Set boundaries and make sure everyone knows

I wanted to finish as much pending work in the time I had left. I had to pick exactly what to work on and set limits with my colleagues and superiors. The message was clear:

No new work unless it is critical

This is crucial. You want to finish as many projects as possible, not create a bunch of new ones. Aim to have everything done a few days before, that way when things turn up last minute you have a buffer.

And now for a little more

Thanks to keeping track of all the moving parts I finished everything a day or two before I was due to leave. This brings us to the fun part.

As I worked on the various projects I would naturally come up with new ideas or things that would be nice to have. Many great ideas ended up on the Someday/Maybe pile. Things like cleaning the code base, or improving the performance of the apps we were building.

In my 2 "free" days I got to finish 3 of these Someday items, which felt great. I exported the rest of the Someday/Maybes to a text file which I then gave to the person who took over. I understood the value of my Someday/Maybe lists for myself, but I never considered they could be useful for others.

Turn the lights off when you leave

As the last action on my last day, I marked any remaining work-projects as either dropped or completed; and marked the Work folder, Work Someday/Maybe list and the single-actions Work project as dropped. It's both satisfying and a little sad to see a large part of your life dropping away like that. Like storing a massive ancient tome in a great archive.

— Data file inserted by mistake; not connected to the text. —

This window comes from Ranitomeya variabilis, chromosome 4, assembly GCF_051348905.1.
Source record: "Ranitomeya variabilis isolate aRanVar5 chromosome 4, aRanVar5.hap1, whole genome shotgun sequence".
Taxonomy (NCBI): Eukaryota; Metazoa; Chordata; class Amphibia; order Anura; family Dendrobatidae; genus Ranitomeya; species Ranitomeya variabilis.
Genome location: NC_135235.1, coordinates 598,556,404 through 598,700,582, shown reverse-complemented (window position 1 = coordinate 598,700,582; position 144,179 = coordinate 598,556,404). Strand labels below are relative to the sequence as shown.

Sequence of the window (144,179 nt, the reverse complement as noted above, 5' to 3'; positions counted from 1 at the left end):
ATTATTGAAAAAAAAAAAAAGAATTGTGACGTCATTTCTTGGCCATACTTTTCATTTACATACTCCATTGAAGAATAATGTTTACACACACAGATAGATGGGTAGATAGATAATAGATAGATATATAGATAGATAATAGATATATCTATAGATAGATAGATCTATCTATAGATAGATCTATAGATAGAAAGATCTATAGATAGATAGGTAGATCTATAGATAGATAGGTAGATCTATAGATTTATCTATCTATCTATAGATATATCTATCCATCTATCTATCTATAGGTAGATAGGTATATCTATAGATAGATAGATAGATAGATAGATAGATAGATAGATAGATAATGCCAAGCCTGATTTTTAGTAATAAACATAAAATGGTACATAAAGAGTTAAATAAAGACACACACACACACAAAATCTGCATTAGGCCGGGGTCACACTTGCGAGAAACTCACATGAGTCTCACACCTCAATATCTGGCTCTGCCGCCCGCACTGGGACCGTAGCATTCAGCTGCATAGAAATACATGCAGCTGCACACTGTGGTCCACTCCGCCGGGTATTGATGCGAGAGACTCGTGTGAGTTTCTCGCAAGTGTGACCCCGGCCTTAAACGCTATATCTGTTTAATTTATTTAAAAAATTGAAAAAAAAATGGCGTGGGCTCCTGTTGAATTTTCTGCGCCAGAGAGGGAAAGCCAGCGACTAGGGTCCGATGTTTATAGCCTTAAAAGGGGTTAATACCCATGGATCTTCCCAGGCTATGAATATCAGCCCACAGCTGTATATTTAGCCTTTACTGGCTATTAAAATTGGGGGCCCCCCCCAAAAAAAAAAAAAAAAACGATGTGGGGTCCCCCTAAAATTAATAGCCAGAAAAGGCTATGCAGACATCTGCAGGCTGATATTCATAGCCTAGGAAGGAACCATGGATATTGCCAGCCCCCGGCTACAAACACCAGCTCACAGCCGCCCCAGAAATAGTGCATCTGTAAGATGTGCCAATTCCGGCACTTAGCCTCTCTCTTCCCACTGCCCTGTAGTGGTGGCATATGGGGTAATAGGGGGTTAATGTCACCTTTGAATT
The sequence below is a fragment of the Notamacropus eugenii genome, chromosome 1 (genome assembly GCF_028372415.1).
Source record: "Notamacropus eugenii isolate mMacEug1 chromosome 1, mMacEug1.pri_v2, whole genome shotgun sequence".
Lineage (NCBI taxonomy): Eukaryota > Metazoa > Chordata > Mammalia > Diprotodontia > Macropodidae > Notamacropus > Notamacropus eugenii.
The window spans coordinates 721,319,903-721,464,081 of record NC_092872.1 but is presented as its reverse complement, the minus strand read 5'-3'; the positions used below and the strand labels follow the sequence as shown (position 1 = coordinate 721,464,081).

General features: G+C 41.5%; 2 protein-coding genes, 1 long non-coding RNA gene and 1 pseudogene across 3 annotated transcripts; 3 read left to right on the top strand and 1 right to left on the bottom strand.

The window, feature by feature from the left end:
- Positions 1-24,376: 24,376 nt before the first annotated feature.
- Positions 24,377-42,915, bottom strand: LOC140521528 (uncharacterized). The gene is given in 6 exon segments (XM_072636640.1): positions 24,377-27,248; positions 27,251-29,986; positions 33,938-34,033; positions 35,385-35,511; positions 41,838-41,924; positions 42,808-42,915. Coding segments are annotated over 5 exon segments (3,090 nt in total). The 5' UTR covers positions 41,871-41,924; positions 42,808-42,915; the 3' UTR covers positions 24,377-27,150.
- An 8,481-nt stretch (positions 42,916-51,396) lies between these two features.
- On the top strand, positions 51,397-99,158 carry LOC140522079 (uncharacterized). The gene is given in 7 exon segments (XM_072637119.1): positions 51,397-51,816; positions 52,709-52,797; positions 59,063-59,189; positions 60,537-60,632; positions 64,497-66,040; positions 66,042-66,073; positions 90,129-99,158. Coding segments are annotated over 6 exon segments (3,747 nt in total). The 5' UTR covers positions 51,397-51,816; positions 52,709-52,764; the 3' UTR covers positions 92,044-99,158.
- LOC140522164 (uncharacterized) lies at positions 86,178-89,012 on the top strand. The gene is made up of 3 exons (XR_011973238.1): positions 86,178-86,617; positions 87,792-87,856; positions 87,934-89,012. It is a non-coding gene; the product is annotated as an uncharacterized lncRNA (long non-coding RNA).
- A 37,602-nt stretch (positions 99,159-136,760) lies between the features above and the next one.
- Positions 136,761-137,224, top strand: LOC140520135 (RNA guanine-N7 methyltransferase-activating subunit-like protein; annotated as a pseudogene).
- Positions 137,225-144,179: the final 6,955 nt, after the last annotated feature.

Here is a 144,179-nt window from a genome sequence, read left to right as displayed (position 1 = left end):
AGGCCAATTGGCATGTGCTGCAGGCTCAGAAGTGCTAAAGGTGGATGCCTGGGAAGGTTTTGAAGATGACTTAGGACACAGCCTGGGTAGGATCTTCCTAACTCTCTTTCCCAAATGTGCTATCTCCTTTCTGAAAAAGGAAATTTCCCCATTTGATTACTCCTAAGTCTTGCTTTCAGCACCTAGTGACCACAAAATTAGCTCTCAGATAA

Areas to improve

The point of GTD is not to be productive but rather to be stress-free, so I use my anxiety level as a measure for how much planning/reviewing I need to do. During this time, I was a little anxious about making sure I've captured everything at work, so an extra midweek Weekly Review would have put my mind at ease.

During this time I also noted an increase in what I call BTW tasks. You're having a conversation with somebody and they come up with "By the way, can you...". Nothing fell through the cracks this time, but it simply highlights the need for an always-on capture device.

GTD and OmniFocus did well here, I closed down all the projects, finished some Someday/Maybes, and passed many next actions to those tasking over as a little goodbye present. It was a fun and relaxed experience, rather than stressful.

My work wasn't done though, I still had a week to clear the apartment, close utility accounts, and pack to leave. Next time I'll go over what worked and what didn't when leaving the apartment.

Have a great one. See you next time.

-- Jay Blanco

Footnotes

  1. One should always document as they go along, and there was a lot of documentation in place already but the nature of the work means that documentation is the last thing to get done.
  2. Carl is not a real person, I don't know anybody called Carl. Except for Carl Sagan, he's awesome.